Seventeen year old Martin Brennan has failed his exams and is retaking the year, in his new class he finds himself befriended by the popular and athletic Kavanagh, a friendship that surprises but also pleases Martin. This is Belfast in the 1960s, troubled times for that city, but also for Martin, a Catholic boy whose mother hopes might choose the priesthood, who is under pressure to pass his exams, a rather naive boy who has a lot to learn about much including sex and friendship.

With Kavanagh's help Martin makes progress, a progress accelerated with the appearance of a new boy in school, Blaise Foley. The mysterious and irreverent Blaise attaches himself to to Martin and Kavanagh with potentially disastrous results as among other things they hatch a scheme to pass their exams.

We follow Martin and Kavanagh later at the anatomy school where we find Martin helping his friend, but also where Martin also finally discovers much to his delight some more earthly pleasures.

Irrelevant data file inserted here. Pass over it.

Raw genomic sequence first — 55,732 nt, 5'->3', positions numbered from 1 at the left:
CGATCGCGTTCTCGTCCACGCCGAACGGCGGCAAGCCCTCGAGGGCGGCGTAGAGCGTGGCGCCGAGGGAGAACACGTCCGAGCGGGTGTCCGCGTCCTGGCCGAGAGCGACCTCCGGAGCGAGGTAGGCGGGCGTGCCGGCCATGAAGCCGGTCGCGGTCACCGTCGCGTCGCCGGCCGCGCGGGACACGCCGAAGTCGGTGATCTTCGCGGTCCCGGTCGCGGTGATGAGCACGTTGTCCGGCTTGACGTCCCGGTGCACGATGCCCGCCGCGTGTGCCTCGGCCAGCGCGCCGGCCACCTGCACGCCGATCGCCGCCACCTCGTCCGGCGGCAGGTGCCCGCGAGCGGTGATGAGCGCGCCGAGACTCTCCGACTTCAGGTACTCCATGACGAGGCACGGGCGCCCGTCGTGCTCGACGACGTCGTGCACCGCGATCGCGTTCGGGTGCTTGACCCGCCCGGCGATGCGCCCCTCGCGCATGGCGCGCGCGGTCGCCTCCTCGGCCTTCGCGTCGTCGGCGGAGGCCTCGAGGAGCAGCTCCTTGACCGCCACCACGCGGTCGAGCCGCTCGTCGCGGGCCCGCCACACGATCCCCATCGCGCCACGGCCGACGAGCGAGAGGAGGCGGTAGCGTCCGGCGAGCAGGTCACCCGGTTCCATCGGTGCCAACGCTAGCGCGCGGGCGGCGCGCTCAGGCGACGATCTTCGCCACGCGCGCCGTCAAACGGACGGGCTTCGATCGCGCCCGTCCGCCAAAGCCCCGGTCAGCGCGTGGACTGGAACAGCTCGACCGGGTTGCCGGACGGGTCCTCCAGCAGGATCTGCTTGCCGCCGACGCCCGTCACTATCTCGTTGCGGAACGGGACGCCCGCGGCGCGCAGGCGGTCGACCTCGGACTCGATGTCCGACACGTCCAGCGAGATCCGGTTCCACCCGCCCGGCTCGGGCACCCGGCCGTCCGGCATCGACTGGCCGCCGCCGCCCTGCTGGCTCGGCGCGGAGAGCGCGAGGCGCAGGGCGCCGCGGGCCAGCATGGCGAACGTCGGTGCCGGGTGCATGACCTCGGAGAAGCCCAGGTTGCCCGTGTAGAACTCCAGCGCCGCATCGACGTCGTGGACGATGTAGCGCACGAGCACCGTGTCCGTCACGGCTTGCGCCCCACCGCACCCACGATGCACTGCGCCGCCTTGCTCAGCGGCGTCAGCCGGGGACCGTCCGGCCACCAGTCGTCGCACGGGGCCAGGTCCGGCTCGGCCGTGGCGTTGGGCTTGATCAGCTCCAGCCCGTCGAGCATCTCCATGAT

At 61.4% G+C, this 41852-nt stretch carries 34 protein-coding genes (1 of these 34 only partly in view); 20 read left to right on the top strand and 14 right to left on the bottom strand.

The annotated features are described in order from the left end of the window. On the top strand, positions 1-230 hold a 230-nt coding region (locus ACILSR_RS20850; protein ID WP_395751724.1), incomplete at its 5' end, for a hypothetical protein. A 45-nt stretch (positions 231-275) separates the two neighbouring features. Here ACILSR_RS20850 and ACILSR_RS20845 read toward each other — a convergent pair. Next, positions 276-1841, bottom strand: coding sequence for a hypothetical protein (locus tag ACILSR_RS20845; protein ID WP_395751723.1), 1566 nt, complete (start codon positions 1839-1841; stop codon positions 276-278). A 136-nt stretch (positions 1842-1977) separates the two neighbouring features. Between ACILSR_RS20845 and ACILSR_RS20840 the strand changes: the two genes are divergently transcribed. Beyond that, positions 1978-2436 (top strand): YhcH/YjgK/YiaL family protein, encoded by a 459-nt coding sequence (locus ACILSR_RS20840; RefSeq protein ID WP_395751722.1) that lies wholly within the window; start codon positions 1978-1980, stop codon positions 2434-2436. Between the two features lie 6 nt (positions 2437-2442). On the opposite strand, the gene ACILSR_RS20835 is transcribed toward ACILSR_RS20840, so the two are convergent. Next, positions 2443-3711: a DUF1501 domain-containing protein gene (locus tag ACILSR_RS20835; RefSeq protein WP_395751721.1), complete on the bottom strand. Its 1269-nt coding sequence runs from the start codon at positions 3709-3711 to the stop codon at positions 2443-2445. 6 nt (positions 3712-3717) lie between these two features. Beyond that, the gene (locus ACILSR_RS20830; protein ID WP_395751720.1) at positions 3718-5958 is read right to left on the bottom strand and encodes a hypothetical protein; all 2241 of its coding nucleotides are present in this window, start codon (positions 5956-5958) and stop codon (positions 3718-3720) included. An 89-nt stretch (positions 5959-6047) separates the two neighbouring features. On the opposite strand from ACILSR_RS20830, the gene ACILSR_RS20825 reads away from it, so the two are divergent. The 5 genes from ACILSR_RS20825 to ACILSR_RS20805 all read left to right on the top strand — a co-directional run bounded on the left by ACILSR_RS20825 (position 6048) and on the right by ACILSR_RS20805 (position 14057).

Interspersed with Martin's schooling are episodes in his family life where his mother's regular weekly evenings at home to the local priest and a couple of opinionated parishioners provide further humour.

Frequently very funny, The Anatomy School is a very entertaining account of a likeable young boy finding his way through the uncertainties of life discovering the value of friendship and eventually the delights of the flesh.
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4.0 out of 5 stars Growing up Catholic in working-class Belfast., 25 Dec 2002
By 
Mary Whipple (New England) - See all my reviews
(HALL OF FAME REVIEWER)    (TOP 100 REVIEWER)   
This review is from: The Anatomy School (Hardcover)